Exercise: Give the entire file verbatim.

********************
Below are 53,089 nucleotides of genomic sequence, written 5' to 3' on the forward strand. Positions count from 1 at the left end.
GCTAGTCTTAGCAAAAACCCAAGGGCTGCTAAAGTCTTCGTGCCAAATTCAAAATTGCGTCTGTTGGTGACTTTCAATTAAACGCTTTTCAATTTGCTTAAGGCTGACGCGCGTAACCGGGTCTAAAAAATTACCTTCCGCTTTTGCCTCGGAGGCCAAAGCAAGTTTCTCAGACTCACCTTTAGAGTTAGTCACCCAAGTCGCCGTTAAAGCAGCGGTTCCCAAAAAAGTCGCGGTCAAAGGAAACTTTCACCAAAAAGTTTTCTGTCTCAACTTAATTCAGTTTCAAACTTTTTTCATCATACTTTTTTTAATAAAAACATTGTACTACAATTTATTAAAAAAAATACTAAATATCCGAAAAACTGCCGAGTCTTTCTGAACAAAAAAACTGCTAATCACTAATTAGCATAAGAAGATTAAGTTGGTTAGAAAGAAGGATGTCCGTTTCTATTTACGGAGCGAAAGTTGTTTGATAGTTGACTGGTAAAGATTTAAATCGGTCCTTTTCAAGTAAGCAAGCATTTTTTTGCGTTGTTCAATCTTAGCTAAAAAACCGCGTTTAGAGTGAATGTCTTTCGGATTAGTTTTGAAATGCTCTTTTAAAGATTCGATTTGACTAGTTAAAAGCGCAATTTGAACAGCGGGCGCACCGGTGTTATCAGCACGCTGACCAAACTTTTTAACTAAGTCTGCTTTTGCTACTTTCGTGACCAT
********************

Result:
Below are 53,089 nucleotides of genomic sequence, written 5' to 3' on the forward strand. Positions count from 1 at the left end.
GCTAGTCTTAGCAAAAACCCAAGGGCTGCTAAAGTCTTCGTGCCAAATTCAAAATTGCGTCTGTTGGTGACTTTCAATTAAACGCTTTTCAATTTGCTTAAGGCTGACGCGCGTAACCGGGTCTAAAAAATTACCTTCCGCTTTTGCCTCGGAGGCCAAAGCAAGTTTCTCAGACTCACCTTTAGAGTTAGTCACCCAAGTCGCCGTTAAAGCAGCGGTTCCCAAAAAAGTCGCGGTCAAAGGAAACTTTCACCAAAAAGTTTTCTGTCTCAACTTAATTCAGTTTCAAACTTTTTTCATCATACTTTTTTTAATAAAAACATTGTACTACAATTTATTAAAAAAAATACTAAATATCCGAAAAACTGCCGAGTCTTTCTGAACAAAAAAACTGCTAATCACTAATTAGCATAAGAAGATTAAGTTGGTTAGAAAGAAGGATGTCCGTTTCTATTTACGGAGCGAAAGTTGTTTGATAGTTGACTGGTAAAGATTTAAATCGGTCCTTTTCAAGTAAGCAAGCATTTTTTTGCGTTGTTCAATCTTAGCTAAAAAACCGCGTTTAGAGTGAATGTCTTTCGGATTAGTTTTGAAATGCTCTTTTAAAGATTCGATTTGACTAGTTAAAAGCGCAATTTGAACAGCGGGCGCACCGGTGTTATCAGCACGCTGACCAAACTTTTTAACTAAGTCTGCTTTTGCTACTTTCGTGACCAT